To the editor:
I am still reeling a bit after reading July’s article by Rob Cullivan, “AIDS and Catholic Morality.” The article states that “it’s virtually impossible for someone who follows the Catholic Church’s moral teachings on sexuality to contract HIV… unless he or she gets a tainted blood transfusion; uses dirty needles that contain the virus; or contracts it from an HIV-positive mother before or at the time of birth.”
To add to my shock and dismay, these statements were made in the first two paragraphs of the lead article on the cover of the Courier.
I was under the impression that a person was still considered to be morally upright in the eyes of the Catholic Church when a spouse had sexual relations with someone outside the marriage. I even thought that such a person was considered to be acting morally upon learning about the transgression, staying in the marriage and trying to resolve any problems. A person in these situations might be exposed to HIV.
There are health care providers, police officers and sanitation workers who might find themselves exposed to the virus. Even hotel employees have been known to come across a hazard when cleaning rooms.
Finally, what about people who have been molested, raped or incested? Are we to believe that these survivors, should they contract HIV, were not following the Church’s moral teachings? Jesus taught us a long time ago that sin does not cause every misfortune that befalls us. It seems like such a simple oversight, but put yourself in the shoes of an innocent person who has had their life turned upside down by some other horror, add HIV or AIDS to it, and then be called morally unethical by your faith community. It’s a lot to bear.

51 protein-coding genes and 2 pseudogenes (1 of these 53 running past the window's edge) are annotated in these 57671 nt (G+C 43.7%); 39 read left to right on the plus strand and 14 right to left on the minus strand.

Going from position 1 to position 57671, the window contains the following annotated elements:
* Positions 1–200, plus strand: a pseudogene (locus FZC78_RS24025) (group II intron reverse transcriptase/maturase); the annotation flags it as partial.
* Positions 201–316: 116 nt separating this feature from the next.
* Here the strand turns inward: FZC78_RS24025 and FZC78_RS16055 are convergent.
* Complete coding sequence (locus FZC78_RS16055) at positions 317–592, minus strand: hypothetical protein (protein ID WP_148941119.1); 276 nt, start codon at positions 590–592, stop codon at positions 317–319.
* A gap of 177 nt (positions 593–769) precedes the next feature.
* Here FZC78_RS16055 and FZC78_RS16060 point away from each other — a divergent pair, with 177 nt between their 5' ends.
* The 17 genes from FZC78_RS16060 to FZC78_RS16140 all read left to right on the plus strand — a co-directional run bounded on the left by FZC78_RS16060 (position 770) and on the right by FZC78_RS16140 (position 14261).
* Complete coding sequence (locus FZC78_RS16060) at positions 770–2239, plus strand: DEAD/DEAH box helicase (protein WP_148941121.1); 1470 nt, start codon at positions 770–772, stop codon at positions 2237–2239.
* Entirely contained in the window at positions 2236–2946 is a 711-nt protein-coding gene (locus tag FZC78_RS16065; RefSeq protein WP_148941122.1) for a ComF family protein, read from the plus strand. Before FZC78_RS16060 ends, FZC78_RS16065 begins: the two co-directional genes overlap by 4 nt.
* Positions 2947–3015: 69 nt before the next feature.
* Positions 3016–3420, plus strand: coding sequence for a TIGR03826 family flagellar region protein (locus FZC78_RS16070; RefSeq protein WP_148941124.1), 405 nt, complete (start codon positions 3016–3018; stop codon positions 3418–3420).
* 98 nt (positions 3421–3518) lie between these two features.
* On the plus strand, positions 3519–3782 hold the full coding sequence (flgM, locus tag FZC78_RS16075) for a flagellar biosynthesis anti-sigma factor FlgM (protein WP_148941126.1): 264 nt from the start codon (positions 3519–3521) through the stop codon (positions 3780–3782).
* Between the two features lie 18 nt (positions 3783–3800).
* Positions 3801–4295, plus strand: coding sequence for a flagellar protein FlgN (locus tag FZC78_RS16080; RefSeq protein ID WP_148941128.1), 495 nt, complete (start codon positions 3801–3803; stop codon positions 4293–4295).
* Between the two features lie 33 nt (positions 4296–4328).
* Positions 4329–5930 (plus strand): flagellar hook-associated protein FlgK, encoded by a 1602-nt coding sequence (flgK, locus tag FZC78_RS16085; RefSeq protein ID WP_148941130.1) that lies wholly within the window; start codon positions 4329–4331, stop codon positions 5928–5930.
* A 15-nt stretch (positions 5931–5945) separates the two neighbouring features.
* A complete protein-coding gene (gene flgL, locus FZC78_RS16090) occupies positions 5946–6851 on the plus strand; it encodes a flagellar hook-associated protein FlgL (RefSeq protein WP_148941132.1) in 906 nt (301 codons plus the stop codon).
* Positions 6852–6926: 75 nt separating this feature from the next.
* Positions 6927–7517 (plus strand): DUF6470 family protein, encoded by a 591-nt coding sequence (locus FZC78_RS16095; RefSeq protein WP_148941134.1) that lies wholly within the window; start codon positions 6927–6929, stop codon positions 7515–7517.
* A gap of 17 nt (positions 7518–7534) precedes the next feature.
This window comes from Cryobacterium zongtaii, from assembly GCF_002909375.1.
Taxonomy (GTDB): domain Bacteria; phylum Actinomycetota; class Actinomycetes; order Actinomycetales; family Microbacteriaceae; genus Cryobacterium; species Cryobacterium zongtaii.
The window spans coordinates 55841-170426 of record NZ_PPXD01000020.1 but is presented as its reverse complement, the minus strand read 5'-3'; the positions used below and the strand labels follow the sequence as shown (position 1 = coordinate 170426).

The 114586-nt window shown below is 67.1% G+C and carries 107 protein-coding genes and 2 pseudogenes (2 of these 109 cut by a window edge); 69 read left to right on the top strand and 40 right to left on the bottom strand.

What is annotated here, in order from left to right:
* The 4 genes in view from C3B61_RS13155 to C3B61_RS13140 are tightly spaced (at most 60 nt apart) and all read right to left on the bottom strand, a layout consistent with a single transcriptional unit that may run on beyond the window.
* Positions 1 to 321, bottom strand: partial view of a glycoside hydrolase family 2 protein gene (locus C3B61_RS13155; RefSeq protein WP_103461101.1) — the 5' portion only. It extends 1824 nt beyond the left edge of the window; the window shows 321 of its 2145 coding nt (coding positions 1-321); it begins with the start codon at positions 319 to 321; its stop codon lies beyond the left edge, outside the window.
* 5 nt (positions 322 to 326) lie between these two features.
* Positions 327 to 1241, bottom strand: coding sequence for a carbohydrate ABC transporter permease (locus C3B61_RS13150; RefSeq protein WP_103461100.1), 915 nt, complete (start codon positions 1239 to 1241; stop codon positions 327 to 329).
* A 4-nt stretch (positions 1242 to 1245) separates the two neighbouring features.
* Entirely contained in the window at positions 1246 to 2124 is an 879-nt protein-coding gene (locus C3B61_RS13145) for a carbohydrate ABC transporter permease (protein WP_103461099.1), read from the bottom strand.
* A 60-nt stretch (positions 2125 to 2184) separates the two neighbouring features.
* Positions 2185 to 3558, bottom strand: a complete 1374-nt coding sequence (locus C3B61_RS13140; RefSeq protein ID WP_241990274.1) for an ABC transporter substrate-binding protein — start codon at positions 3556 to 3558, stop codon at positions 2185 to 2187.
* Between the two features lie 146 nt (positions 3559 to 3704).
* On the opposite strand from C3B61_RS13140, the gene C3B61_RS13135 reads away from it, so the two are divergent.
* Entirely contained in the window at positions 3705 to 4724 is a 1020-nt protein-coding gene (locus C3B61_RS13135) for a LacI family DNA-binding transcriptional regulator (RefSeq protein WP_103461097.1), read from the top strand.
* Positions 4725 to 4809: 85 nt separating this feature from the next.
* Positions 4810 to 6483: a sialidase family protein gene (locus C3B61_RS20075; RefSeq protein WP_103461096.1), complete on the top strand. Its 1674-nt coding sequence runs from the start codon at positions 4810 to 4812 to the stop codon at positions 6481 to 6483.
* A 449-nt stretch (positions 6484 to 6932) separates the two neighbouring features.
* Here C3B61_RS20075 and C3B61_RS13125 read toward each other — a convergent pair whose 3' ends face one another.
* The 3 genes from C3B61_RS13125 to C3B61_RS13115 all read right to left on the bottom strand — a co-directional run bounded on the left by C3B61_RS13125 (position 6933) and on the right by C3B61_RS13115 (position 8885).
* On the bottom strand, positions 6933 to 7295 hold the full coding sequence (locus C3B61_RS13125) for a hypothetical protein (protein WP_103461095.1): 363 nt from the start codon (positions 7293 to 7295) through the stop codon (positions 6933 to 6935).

EDITOR’S NOTE: The story’s reference to following church teaching on sexuality was assumed to apply to both parties in a marriage; if one spouse does not adhere to such teachings, the other spouse certainly could be infected despite his or her own adherence to them. The same would be true of those exposed via sexual abuse. So the article should not be interpreted as impugning the victims of other people’s actions.
Tainted transfusions, dirty needles and the gestation/birth process are probably the most common ways in which HIV/AIDS is transmitted without sexual contact. However, the Courier regrets creating the impression that these examples constitute an exhaustive list.